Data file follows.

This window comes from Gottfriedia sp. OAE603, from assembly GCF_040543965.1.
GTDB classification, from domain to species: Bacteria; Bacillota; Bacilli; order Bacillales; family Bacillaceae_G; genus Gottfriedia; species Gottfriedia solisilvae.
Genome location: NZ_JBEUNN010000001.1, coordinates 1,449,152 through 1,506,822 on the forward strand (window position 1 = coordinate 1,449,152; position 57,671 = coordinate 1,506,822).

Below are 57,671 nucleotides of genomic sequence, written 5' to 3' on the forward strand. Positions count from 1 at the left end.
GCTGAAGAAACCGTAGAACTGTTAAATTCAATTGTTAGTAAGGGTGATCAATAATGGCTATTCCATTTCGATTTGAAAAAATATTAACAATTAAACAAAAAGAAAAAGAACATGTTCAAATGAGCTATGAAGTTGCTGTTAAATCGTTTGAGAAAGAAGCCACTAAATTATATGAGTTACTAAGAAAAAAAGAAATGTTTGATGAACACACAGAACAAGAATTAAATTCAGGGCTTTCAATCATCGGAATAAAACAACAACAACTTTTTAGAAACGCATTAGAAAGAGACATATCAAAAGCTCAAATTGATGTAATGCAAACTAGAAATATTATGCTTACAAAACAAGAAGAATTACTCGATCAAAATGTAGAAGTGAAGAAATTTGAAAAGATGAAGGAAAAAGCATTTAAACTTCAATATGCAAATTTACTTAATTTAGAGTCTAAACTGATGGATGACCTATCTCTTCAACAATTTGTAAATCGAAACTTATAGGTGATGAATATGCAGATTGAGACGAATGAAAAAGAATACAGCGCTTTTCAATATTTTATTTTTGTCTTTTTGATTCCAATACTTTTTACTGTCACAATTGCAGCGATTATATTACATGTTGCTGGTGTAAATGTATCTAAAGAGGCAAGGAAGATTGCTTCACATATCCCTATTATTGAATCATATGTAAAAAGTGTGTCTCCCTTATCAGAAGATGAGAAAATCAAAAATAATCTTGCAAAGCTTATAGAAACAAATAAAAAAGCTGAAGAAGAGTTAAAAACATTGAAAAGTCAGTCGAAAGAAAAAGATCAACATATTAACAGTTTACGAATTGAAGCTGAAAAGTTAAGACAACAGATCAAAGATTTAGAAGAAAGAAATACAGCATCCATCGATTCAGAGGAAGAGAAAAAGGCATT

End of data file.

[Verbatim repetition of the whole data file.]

This window comes from Gottfriedia sp. OAE603, from assembly GCF_040543965.1.
GTDB classification, from domain to species: Bacteria; Bacillota; Bacilli; order Bacillales; family Bacillaceae_G; genus Gottfriedia; species Gottfriedia solisilvae.
Genome location: NZ_JBEUNN010000001.1, coordinates 1,449,152 through 1,506,822 on the forward strand (window position 1 = coordinate 1,449,152; position 57,671 = coordinate 1,506,822).

Below are 57,671 nucleotides of genomic sequence, written 5' to 3' on the forward strand. Positions count from 1 at the left end.
GCTGAAGAAACCGTAGAACTGTTAAATTCAATTGTTAGTAAGGGTGATCAATAATGGCTATTCCATTTCGATTTGAAAAAATATTAACAATTAAACAAAAAGAAAAAGAACATGTTCAAATGAGCTATGAAGTTGCTGTTAAATCGTTTGAGAAAGAAGCCACTAAATTATATGAGTTACTAAGAAAAAAAGAAATGTTTGATGAACACACAGAACAAGAATTAAATTCAGGGCTTTCAATCATCGGAATAAAACAACAACAACTTTTTAGAAACGCATTAGAAAGAGACATATCAAAAGCTCAAATTGATGTAATGCAAACTAGAAATATTATGCTTACAAAACAAGAAGAATTACTCGATCAAAATGTAGAAGTGAAGAAATTTGAAAAGATGAAGGAAAAAGCATTTAAACTTCAATATGCAAATTTACTTAATTTAGAGTCTAAACTGATGGATGACCTATCTCTTCAACAATTTGTAAATCGAAACTTATAGGTGATGAATATGCAGATTGAGACGAATGAAAAAGAATACAGCGCTTTTCAATATTTTATTTTTGTCTTTTTGATTCCAATACTTTTTACTGTCACAATTGCAGCGATTATATTACATGTTGCTGGTGTAAATGTATCTAAAGAGGCAAGGAAGATTGCTTCACATATCCCTATTATTGAATCATATGTAAAAAGTGTGTCTCCCTTATCAGAAGATGAGAAAATCAAAAATAATCTTGCAAAGCTTATAGAAACAAATAAAAAAGCTGAAGAAGAGTTAAAAACATTGAAAAGTCAGTCGAAAGAAAAAGATCAACATATTAACAGTTTACGAATTGAAGCTGAAAAGTTAAGACAACAGATCAAAGATTTAGAAGAAAGAAATACAGCATCCATCGATTCAGAGGAAGAGAAAAAGGCATT